The perfect domain hacks

By | June 14, 2008

Domain hacks are created by adding a subdomain (SLD) to a top level domain (TLD) in order to create a word or name of some sort. For example, the popular social bookmark site, is created using a subdomain del, and the US ccTLD, .us – del + icio + us. Domain hacks are an alternative way of obtaining a domain name, for the simple reason that good quality domain names are quite hard to come by these days. Domain hacks need a whole lot of energy and promotion going into them, just to make them visible because hardly anyone knows about them. Recently, the Landrush period began for an extension that could be perfect for hacks – .ME.

The .me extension is the ccTLD of Montenegro, an ex Serbian republic. Registration is open worldwide, and the Landrush phase is scheduled to end on 26 June 2008. The earlier Sunrise period just ended on May 20. Just like .Asia domains, any multiple registrations during the Landrush period will go into auction. But after June 26, it will all be on a first-come-first-serve basis, starting July 17, 2008.

What I like about .me is obviously the ability to create cool domain hacks with it. A lot of people may think it is only good for porn domains, but I digress. There are many cool possibilities with .me. Unfortunately, the premium domain names that could be registered with .me have all virtually been reserved or designated as premium. The high price is also not helping their cause, but it does go some way in weeding out some opportunistic registrants. Currently in this landrush phase, it costs $50 to register a .me for a year, and they need a minimum of 2 years registration. Right now, there are a few registrars offering .me registration, one of which is Godaddy, which appears to have secured registrar rights for the extension.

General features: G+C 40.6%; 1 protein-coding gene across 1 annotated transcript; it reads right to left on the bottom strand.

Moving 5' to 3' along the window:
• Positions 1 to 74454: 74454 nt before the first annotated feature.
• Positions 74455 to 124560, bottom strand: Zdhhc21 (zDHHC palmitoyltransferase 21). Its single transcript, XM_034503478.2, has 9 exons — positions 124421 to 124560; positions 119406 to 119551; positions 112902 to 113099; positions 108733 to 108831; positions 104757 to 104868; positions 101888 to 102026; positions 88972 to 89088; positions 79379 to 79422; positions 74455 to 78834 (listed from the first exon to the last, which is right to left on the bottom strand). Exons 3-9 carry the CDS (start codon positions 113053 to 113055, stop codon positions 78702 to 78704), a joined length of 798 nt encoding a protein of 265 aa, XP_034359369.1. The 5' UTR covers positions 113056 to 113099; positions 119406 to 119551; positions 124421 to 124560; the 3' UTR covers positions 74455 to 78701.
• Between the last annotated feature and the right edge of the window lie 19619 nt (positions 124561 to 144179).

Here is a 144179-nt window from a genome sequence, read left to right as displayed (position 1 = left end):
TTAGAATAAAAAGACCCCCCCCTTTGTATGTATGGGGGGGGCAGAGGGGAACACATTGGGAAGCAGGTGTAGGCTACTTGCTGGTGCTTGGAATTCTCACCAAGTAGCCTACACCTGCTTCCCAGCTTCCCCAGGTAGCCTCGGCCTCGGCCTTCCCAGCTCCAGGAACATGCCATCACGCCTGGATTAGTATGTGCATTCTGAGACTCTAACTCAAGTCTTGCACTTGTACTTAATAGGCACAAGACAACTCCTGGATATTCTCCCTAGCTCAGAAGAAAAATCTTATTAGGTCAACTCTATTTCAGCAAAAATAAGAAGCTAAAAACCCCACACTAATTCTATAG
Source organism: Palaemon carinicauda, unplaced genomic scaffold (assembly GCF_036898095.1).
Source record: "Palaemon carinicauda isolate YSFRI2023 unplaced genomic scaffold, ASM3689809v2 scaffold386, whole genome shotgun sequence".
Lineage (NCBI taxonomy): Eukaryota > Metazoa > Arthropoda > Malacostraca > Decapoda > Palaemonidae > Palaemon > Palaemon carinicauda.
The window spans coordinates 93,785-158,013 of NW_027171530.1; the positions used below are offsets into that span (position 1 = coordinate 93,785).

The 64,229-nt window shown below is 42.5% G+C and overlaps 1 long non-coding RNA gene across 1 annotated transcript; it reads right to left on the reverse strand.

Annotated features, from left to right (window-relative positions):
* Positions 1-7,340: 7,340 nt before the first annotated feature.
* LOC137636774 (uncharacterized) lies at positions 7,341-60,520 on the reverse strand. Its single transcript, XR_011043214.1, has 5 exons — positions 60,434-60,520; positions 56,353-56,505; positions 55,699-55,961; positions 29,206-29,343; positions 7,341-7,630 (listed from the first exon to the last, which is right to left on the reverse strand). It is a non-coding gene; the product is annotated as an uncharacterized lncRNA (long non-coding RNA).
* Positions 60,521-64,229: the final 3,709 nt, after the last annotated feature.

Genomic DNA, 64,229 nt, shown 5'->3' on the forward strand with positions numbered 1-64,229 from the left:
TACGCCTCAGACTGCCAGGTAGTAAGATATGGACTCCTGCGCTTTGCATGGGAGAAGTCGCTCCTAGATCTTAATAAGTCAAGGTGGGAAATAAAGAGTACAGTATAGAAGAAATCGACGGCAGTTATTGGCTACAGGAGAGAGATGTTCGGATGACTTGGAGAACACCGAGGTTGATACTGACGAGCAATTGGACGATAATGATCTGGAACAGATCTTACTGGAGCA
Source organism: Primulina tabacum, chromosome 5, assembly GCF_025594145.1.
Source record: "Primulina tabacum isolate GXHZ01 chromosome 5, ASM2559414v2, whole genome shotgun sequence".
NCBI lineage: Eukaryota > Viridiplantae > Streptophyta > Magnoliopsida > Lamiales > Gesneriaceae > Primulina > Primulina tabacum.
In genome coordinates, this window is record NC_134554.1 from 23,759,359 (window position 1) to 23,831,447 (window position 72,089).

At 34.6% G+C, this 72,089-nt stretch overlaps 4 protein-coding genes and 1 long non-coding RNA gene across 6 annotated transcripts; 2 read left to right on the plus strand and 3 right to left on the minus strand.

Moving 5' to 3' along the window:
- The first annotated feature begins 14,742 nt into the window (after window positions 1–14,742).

All things said, this is still a very “hackable” domain extension. If you can’t get a cool .me, fret not though. There are other extensions and other hacks. For example, the .us extension is still largely untapped, but undeniably, has good “hacking” potential too, being sheltered in part by its restriction for registration only by US based entities.

There are also many other ccTLDs that can conceivably be hacked to form great names; a list of ccTLDs can be found right on Wikipedia. Just remember to check the terms of registration, because different ccTLDs have different terms of service, and it also takes a lot of effort to make a domain hack website popular in the long run. In addition, it is still unknown how the major search engines will treat new or obscure ccTLDs. Nevertheless, for many of you domain aficionados out there, a domain hack is a cool thing to have!

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